The Housing Market and Regional Commuting and Migration Choices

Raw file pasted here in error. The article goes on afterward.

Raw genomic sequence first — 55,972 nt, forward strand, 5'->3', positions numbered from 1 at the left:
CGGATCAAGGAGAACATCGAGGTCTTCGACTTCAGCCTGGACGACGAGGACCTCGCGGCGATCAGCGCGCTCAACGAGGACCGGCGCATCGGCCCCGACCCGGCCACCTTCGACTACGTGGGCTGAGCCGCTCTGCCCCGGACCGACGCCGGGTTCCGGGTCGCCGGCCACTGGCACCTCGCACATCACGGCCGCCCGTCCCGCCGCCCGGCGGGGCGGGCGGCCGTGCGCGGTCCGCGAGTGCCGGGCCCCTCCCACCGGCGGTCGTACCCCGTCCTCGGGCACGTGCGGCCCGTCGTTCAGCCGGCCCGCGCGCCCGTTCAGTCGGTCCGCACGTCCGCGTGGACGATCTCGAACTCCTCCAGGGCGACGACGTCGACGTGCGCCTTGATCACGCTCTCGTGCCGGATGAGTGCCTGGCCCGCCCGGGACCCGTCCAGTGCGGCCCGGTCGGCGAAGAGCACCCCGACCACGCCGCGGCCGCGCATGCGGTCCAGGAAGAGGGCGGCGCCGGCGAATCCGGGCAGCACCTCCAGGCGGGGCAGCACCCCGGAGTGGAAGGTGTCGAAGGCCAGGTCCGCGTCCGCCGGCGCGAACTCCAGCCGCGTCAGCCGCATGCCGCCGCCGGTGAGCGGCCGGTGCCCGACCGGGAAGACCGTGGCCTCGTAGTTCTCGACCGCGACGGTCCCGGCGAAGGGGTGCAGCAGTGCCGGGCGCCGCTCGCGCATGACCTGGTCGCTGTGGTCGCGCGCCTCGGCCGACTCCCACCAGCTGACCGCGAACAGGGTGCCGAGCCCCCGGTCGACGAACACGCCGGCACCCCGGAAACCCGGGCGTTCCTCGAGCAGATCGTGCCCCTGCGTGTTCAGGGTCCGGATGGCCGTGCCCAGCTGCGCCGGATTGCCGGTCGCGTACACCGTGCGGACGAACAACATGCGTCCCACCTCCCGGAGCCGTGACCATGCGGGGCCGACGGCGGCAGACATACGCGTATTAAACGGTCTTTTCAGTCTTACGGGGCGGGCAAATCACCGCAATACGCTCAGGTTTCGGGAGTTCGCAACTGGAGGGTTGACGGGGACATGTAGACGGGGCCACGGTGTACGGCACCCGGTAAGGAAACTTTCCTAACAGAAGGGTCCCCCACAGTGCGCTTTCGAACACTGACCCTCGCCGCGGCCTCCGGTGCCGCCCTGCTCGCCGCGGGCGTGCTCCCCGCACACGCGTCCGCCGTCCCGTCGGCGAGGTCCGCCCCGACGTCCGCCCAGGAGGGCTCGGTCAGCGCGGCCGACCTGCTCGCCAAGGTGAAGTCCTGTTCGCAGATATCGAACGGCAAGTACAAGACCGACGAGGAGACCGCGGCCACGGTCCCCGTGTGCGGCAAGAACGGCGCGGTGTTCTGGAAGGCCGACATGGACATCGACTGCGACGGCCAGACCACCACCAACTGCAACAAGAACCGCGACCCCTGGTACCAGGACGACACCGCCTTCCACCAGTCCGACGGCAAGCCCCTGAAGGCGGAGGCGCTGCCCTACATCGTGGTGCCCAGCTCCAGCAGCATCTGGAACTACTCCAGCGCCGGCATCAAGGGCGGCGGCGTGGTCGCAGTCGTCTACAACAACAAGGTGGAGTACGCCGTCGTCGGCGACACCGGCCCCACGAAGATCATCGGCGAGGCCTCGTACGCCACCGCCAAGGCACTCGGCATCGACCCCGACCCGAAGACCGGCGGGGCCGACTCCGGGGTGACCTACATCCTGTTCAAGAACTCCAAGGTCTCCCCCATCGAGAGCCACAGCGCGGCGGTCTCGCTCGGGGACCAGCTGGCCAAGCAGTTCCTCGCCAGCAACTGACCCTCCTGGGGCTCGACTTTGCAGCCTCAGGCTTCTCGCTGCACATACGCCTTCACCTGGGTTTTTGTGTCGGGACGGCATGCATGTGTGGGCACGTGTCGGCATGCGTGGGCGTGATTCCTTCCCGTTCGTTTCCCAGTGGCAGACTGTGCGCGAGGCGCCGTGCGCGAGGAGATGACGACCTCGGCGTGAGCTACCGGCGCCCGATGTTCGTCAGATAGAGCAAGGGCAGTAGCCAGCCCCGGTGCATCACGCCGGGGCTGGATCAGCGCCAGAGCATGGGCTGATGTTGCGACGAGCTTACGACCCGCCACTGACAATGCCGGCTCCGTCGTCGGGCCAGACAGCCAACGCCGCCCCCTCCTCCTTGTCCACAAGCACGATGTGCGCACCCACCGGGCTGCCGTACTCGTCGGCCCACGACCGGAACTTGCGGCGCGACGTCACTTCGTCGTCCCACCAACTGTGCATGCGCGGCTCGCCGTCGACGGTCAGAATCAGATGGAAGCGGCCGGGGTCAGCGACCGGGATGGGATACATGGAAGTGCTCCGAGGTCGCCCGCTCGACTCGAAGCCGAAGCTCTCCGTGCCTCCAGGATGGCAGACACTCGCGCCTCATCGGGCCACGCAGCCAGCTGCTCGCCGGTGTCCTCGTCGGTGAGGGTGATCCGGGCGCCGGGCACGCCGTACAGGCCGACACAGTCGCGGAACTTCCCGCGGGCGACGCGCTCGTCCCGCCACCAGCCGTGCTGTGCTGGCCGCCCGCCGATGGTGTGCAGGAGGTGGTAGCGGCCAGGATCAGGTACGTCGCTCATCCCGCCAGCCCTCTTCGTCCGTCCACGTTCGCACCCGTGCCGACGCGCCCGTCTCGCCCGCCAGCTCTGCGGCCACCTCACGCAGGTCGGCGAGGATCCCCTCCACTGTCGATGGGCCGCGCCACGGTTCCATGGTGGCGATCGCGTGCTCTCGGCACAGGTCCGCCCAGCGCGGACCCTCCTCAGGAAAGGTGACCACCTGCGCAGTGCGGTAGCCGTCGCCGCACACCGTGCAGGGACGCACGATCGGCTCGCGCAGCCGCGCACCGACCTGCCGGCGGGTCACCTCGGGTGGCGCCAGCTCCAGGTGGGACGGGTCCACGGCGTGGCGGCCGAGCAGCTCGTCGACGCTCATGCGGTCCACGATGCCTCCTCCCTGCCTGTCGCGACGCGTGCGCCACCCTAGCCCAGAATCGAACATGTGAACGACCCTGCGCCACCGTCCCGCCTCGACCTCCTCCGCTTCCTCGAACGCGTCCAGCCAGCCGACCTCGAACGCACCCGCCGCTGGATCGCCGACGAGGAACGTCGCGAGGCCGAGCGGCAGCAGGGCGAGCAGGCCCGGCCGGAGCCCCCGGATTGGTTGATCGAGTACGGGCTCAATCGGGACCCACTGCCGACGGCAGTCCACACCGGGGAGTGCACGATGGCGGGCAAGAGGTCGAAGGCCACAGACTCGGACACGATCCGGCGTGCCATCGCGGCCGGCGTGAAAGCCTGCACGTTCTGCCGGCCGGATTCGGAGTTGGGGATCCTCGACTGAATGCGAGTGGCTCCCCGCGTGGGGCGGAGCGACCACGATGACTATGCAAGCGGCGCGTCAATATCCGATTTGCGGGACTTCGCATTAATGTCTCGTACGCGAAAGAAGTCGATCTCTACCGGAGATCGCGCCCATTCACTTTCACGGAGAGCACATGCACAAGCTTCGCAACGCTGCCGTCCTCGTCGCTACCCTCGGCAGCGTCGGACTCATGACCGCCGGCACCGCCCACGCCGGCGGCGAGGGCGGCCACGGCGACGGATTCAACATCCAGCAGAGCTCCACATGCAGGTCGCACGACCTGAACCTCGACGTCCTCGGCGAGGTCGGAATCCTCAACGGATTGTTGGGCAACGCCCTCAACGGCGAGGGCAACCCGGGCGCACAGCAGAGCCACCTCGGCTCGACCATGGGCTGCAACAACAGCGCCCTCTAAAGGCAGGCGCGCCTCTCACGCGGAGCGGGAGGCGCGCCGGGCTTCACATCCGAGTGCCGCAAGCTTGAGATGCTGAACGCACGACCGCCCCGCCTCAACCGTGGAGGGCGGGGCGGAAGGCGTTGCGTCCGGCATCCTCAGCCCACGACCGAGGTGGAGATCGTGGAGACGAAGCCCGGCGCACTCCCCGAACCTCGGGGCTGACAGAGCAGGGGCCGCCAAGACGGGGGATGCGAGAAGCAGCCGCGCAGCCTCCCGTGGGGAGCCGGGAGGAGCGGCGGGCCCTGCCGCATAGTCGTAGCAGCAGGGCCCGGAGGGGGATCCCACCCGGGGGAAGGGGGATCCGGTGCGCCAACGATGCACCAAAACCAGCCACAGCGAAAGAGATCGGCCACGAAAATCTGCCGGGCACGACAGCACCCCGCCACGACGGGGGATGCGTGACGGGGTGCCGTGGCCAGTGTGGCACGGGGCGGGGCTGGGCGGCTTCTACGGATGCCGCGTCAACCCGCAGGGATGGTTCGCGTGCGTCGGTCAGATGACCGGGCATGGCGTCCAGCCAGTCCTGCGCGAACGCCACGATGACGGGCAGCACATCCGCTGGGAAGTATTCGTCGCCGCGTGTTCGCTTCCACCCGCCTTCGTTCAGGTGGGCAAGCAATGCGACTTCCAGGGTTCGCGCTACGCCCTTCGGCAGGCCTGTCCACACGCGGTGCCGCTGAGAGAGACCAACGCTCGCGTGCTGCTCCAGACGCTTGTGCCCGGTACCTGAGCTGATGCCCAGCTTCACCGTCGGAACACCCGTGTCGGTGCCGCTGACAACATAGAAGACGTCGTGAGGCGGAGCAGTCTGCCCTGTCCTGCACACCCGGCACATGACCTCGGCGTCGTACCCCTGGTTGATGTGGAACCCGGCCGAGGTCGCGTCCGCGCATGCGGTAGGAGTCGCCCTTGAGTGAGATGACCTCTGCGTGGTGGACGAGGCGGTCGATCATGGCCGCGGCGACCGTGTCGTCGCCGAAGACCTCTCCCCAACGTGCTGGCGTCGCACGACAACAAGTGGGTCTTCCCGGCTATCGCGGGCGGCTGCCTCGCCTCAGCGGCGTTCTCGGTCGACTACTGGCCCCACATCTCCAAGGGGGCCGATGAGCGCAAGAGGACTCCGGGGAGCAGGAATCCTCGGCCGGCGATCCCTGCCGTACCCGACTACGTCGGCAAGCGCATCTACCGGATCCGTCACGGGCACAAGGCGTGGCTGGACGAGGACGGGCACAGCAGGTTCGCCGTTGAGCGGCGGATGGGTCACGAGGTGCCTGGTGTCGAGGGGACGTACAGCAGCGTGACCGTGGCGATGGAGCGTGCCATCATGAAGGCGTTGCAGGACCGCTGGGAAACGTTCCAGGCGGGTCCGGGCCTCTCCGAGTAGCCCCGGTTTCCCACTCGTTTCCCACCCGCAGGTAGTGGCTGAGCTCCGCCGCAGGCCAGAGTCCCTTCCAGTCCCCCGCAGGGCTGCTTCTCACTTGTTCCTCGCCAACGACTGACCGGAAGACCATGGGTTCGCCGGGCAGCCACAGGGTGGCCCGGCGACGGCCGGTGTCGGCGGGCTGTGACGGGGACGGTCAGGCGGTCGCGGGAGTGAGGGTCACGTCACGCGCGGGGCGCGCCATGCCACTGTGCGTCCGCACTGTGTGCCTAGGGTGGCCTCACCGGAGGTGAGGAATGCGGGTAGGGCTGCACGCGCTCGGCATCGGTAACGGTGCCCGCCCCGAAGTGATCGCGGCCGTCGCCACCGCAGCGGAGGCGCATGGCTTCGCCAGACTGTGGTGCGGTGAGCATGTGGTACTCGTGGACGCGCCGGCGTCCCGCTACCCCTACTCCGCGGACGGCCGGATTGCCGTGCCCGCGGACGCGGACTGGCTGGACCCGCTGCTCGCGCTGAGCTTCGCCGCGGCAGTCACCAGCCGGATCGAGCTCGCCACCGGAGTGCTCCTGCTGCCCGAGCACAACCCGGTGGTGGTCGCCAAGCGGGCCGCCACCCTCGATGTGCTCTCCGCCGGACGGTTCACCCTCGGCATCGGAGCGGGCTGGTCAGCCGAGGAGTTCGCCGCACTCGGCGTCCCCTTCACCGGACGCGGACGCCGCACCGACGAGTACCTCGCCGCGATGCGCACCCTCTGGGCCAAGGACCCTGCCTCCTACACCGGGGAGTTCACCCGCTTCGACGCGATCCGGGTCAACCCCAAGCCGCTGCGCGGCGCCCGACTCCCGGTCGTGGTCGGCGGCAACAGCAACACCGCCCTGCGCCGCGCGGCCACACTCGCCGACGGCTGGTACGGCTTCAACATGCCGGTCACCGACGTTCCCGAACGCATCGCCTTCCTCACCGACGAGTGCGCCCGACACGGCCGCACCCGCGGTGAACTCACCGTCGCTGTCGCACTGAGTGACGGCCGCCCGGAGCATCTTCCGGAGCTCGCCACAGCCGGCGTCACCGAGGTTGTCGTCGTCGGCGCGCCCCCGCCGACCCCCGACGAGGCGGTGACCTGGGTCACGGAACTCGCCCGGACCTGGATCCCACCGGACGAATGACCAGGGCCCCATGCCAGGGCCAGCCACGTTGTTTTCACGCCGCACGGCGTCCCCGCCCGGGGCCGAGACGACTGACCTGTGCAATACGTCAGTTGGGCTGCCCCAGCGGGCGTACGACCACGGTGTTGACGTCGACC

Inter-regional migration is influenced by relative employment and earnings opportunities. But strongly offsetting forces operate from relative house prices. Commuting, at least to contiguous regions, is often an alternative to migration. Relative employment and earnings opportunities should influence commuting rates in the same direction as migration rates. Given the commute/migrate trade-off, however, housing market forces should operate in the opposite direction, particularly for contiguous regions. This paper presents evidence on inter-regional commuting and migration in Great Britain which is broadly in accord with these expectations. Data for the 1980s and 1990s on net commuting are derived from the ratios of numbers of employees resident in a region to the number employed in that region using Labour Force Survey and Census of Employment data. Information on migration comes from the National Health Service Central Register. Given the evidence for the importance of portfolio demand and speculative volatility in the British housing market presented in Muellbauer and Murphy (1997), this paper documents the important transmission effects via regional labour markets, for example, increasing regional mismatch, of the forces that drive house prices in Britain. The paper suggests tax reforms which should ameliorate these problems.
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